Laura McCreddie, Editor of Retail Jeweller, gives an overview of the UK Jewellery Market and explains the last two to three years can probably be best described as a mass of contradictions. There are those retailers who will tell you they are struggling and those who will tell you they are doing well and have the money to either refurbish their stores or expand.

Retailing occupies a large and vital part of the UK economy, but for the UK consumer, shopping has become a key leisure activity and an important part of people’s lives. More than a third of all UK consumers spending go through shops. And given its special place as the ultimate luxury or special gift, jewellery is one of the key indicators of consumer confidence.

The last five years have without doubt been challenging for the UK economy, as they have for every developed economy around the world. Retailing has faced enormous pressures with consumer spending slowing down as households adjust to tighter budgets. This has been further compounded by the arrival of the digital revolution which has led to the rapid expansion of new shopping channels that incorporate the internet, mobile and social media.

And for a nation that loves to shop, the reality is that jewellery retailers are rapidly adjusting to this new retail landscape and learning how to serve today’s jewellery buyers. There is clear evidence that consumers continue to have a desire to shop and want to find new and exciting products, and will spend when they feel it is right.

This new retail world calls for good retailers to become great retailers, and we are already witnessing this with strong independent retailers emerging as well as resurgent department stores and highly focussed multiple jewellery retailers.
With jewellery, there is also a somewhat of a split between volume and brands that are more expensive. However, one of the biggest differences in the jewellery market is the division between known brands and collections that are either the product of a designer-maker or ones that aren’t instantly known to the UK audience.

About 10 years ago, brands didn’t really hold sway in the UK jewellery market – it was always about the own name ranges every high-street jeweller stocked. However, with the emergence of certain well-known names, all that changed. The interesting thing is that their rise to prominence caused a backlash, and retailers are looking for things now that are a little bit different from their competitors but that also have a sense of individuality, both in terms of what they can offer the retailer and also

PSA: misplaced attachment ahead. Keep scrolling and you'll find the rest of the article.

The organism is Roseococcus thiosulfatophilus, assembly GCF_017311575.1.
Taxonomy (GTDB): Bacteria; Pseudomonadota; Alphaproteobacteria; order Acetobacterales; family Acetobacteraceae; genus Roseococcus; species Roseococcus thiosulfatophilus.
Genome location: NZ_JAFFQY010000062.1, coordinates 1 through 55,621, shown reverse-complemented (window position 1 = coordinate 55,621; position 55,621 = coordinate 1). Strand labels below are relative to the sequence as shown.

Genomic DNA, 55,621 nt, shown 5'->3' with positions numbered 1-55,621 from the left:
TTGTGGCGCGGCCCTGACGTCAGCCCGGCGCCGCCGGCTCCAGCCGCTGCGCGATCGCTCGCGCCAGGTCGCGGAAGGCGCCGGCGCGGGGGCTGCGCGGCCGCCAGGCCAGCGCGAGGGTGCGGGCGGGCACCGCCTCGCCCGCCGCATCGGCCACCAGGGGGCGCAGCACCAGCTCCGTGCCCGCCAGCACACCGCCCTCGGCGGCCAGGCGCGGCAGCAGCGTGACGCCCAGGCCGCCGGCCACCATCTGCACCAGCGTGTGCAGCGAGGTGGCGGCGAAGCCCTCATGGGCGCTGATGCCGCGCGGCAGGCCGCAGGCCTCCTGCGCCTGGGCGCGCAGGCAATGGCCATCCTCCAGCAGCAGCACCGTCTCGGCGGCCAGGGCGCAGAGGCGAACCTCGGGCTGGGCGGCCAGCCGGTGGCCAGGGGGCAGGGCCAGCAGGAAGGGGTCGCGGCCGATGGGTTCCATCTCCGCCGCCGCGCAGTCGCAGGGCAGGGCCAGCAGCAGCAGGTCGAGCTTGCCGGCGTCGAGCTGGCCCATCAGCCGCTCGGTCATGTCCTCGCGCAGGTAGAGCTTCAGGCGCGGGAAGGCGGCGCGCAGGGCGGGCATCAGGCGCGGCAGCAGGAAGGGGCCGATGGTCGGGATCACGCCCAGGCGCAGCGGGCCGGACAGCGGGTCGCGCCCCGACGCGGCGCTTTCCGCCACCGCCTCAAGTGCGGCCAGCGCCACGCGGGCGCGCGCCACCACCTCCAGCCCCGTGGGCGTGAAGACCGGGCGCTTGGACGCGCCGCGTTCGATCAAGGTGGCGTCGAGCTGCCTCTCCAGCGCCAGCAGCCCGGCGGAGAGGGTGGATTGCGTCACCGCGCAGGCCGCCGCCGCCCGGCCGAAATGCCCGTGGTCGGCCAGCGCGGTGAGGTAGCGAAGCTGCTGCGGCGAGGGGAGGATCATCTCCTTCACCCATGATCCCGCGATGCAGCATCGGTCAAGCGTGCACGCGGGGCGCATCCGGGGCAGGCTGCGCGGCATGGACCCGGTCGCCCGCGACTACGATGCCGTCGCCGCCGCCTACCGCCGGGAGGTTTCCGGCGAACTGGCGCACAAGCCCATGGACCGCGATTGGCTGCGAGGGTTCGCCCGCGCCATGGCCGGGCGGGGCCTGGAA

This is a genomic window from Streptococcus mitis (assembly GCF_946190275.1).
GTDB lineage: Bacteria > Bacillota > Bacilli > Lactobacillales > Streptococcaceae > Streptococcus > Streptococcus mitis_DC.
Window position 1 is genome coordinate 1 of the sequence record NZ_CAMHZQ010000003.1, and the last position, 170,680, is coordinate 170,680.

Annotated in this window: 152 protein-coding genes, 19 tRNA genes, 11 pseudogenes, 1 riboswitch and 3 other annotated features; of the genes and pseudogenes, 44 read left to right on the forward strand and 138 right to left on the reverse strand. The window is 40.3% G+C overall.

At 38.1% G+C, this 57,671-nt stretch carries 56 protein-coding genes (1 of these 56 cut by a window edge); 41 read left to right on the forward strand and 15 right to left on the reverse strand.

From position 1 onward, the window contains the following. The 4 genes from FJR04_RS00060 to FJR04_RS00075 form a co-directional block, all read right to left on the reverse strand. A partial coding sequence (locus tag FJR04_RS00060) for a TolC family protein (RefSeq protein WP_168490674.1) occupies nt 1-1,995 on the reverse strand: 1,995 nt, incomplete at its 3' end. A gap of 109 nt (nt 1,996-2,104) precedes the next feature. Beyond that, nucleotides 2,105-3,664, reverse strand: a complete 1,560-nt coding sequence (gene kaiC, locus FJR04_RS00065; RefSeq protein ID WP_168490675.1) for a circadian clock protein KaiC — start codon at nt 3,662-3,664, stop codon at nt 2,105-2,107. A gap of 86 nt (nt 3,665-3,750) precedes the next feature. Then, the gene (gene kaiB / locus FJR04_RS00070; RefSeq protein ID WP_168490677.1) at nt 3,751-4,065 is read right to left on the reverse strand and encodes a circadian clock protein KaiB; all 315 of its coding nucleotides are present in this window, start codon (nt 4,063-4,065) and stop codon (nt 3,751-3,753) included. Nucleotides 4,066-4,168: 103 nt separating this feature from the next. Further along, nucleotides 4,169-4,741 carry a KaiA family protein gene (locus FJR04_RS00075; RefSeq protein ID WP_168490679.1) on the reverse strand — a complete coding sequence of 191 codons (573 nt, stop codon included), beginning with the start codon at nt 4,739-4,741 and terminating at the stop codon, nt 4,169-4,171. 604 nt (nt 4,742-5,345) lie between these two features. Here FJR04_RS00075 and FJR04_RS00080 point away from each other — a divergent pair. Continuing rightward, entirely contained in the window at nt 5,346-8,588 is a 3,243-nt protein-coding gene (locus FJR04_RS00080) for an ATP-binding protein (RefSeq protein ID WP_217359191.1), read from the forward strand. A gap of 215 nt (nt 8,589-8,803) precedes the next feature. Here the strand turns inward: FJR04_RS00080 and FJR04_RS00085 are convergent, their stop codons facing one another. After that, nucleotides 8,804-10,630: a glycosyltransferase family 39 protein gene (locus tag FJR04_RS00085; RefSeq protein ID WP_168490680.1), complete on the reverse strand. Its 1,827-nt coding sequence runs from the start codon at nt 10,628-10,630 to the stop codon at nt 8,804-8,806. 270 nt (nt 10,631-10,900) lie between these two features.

the story of the brand that they can then communicate to the consumer.

Thanks to the economic climate, when it comes to jewellery an element of the personal is key, whether that’s in the way the consumer can pick and choose elements to create their own jewellery story or the retailer being able to explain to the customer how they came across this brand that, as yet, no one knows about.

The UK jewellery market has come to mirror the twists and turns of the UK economy. After five very tough and unpredictable years where economic difficulties have hurt both the general retail sector and jewellery retailers just as hard, we are starting to see some positive signs that the sector is finding a new confidence.

Market forecasts from some of the leading research houses are united in their belief that the UK jewellery sector will see recovering growth over the next five years. According to Marketline, the UK market for jewellery and watches will see compound annual growth of 2.1% from 2012-2017. Key Note market researchers say that the market will grow by 10.2% between 2013 and 2017.

Jewellery is also one of the most popular gift items which consumer research shows people value the most. Writing in a recent issue of Professional Jeweller magazine, the editor, Rachael Taylor quotes their exclusive Euromonitor research which shows that the luxury jewellery sector now accounts for 25% of the overall UK jewellery market and delivered growth of 5% in 2012. According to the research, luxury jewellery and watch sales hit £1.12 billion last year. At the opposite end of the market, costume, or fashion jewellery continues to occupy an important and growing portion of spending. Whilst not made of precious metals and stones, it is seen by fashion brands and fashion retailers as a key part of their overall offer and consumers have responded to that.


£600m Costume jewellery market value (Mintel)
£1.12 bn Value of UK luxury watch and jewellery sales in 2012 (Euromonitor)
+£100m Market value in the last 5 years (Mintel)

Acknowledgment: i2i Events Group report on “The UK Jewellery Market Opportunity”

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